She told a true story from her childhood, when at 10 years old she spent her allowance—a dollar — on an “echo box,” which was supposed to capture words spoken into it and say them back upon the press of a button.
“Today’s 10-year-olds would laugh at such a device,” she said, with their tablets and laptops. But at the time, it was to her a miracle. “I never had a voice, never felt heard. Sometimes you will give everything you have just for a chance to be heard.”
“This is me speaking; this is my voice,” were the words she chose to say into the orange box. But when she pressed the button, all she got was a stabbing pain in her finger, as she encountered a sharp pin. Her lesson, she said to laughter, was, “Never invest all your money in a place that deals in deception.”
“Even though you will encounter some hideous and painful failures,” she added, “your voice must have power.
“Words are important. Use your words, craft them carefully, meticulously — and when you are ready, treat them with care, and even reverence, and caution. Your words will have a stunning amount of power.”Watch Lois Lowry's speech.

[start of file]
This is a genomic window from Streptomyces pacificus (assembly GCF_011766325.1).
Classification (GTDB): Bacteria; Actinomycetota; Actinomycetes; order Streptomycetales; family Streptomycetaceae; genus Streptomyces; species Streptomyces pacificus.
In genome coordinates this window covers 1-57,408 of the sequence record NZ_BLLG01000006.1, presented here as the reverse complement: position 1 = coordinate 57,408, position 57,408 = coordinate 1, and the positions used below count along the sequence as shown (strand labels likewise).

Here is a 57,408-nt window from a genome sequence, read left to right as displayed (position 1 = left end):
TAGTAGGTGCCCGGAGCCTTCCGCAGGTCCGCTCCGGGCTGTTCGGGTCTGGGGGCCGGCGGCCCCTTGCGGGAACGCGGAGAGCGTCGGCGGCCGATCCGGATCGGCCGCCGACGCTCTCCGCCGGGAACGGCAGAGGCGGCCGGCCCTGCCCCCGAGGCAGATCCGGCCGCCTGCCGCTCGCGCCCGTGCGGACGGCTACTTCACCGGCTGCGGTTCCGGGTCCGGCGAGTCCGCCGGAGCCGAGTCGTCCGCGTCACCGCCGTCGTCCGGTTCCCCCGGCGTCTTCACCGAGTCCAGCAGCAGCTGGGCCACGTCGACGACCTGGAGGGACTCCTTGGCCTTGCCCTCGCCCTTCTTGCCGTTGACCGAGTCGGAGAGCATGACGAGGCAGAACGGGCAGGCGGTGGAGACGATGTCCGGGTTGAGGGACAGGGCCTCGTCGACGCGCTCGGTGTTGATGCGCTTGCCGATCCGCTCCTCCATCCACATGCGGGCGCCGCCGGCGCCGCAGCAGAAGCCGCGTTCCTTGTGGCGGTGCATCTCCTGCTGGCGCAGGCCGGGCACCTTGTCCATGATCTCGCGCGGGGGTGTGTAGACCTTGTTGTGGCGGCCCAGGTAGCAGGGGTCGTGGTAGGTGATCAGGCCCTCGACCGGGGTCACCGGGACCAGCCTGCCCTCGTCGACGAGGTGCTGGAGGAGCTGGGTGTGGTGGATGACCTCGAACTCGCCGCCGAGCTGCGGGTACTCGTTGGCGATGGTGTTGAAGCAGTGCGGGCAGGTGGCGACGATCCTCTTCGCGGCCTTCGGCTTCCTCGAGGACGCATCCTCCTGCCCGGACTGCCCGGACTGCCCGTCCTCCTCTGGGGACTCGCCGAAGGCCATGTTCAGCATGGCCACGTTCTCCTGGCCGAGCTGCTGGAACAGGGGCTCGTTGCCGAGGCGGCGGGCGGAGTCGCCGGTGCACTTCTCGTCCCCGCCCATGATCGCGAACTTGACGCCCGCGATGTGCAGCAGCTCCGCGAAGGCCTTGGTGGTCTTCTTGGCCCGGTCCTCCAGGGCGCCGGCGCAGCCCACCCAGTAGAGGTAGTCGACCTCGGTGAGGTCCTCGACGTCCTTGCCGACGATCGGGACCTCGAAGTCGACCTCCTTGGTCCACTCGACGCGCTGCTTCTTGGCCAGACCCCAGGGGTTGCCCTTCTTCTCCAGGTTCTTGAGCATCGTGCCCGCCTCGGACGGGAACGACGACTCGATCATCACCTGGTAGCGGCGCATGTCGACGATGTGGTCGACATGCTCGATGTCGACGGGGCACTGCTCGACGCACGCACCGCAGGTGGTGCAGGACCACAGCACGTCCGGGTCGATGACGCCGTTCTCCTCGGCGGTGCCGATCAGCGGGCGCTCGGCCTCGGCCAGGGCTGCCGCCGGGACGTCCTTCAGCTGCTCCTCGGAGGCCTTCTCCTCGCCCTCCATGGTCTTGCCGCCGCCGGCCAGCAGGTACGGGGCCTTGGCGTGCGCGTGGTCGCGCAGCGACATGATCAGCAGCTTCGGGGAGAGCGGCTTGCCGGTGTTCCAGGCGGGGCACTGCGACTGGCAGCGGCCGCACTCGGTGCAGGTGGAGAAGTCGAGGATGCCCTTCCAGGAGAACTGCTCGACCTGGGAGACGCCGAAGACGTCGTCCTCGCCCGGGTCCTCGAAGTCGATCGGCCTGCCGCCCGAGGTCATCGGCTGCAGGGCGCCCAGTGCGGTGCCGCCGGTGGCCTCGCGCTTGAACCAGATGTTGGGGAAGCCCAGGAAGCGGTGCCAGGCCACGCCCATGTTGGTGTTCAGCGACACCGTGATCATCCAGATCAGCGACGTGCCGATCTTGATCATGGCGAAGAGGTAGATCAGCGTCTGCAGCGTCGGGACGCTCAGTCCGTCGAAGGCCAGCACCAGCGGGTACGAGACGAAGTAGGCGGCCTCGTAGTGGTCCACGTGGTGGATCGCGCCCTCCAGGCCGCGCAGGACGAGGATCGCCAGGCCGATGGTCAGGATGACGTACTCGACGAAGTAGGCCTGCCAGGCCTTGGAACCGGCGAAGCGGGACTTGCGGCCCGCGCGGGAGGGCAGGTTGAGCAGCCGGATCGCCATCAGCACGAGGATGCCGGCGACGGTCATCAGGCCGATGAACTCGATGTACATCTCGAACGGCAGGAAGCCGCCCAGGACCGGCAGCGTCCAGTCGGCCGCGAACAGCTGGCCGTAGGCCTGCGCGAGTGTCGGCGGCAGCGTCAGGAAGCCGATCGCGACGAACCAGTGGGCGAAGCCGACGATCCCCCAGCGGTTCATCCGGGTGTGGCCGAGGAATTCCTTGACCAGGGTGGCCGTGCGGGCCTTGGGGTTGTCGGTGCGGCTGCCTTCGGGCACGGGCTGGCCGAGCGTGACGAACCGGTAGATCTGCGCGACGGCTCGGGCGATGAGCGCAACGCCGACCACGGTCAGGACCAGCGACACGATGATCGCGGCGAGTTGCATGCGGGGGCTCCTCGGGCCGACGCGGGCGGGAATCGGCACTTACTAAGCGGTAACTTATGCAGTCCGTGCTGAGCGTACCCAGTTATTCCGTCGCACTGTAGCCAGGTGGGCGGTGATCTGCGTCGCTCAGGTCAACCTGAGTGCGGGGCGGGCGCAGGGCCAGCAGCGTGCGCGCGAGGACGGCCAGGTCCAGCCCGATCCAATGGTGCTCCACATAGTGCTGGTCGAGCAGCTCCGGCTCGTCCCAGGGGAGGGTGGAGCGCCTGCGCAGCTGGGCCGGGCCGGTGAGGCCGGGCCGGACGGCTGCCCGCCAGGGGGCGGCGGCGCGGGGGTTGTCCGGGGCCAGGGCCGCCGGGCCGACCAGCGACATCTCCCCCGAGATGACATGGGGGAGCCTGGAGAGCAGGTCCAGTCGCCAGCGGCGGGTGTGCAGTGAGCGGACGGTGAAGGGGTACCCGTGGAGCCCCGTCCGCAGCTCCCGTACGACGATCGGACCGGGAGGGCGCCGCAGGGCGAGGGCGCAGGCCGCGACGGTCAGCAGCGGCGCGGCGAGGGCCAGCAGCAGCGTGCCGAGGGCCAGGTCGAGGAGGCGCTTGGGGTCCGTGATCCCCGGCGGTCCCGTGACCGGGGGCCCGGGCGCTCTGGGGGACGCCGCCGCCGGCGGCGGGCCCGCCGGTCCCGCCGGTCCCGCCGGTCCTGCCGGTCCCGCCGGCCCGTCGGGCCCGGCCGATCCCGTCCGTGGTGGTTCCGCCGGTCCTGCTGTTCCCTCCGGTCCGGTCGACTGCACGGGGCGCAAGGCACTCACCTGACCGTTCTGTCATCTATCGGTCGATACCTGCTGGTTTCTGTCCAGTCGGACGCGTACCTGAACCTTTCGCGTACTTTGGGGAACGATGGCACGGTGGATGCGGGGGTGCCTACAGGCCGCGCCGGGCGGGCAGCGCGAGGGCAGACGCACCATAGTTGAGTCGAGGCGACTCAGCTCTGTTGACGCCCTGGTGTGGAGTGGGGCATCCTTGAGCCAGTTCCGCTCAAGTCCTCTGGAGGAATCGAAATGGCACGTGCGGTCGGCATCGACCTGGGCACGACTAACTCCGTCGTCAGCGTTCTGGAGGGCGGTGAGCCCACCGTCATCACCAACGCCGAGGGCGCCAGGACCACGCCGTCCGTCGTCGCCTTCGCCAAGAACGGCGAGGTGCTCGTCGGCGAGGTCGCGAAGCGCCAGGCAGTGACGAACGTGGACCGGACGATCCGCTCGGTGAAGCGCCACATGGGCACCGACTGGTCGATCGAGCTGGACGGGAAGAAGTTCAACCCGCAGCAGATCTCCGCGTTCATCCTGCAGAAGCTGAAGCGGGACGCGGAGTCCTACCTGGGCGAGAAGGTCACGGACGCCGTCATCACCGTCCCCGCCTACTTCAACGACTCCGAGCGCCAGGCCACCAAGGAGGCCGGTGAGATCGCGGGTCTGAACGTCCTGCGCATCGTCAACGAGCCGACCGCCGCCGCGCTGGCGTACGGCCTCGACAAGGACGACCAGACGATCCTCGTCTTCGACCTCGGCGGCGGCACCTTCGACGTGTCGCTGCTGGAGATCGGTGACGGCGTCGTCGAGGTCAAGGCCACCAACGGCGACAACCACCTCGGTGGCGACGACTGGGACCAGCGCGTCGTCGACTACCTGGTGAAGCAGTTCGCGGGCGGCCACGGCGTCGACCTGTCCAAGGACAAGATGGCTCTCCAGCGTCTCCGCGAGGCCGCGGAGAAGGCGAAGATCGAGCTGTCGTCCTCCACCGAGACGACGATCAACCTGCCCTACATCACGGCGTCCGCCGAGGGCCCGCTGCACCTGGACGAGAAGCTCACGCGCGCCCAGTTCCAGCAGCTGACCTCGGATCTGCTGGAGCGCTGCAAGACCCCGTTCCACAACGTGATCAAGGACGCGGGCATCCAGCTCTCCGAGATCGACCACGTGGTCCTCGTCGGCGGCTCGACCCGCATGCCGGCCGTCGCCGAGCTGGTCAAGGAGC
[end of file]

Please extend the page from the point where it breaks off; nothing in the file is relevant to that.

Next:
Professor Sharlene Cochrane welcomed honorary degree recipient Priya Manickchand and lauded her instrumental role in establishing a relationship between Guyana and Lesley University to develop a unique master’s program for mental health professionals to address the needs of Guyana’s citizens, the first class of which graduated today.
Manickchand, who is the minister of education in Guyana, encouraged Lesley graduates to fight for access to education for people across the globe.
“Education is universally recognized as being one sure way to catalyze change, to improve individual circumstances, to uplift families, to transform communities, to develop countries, to change the human condition for better,” she said.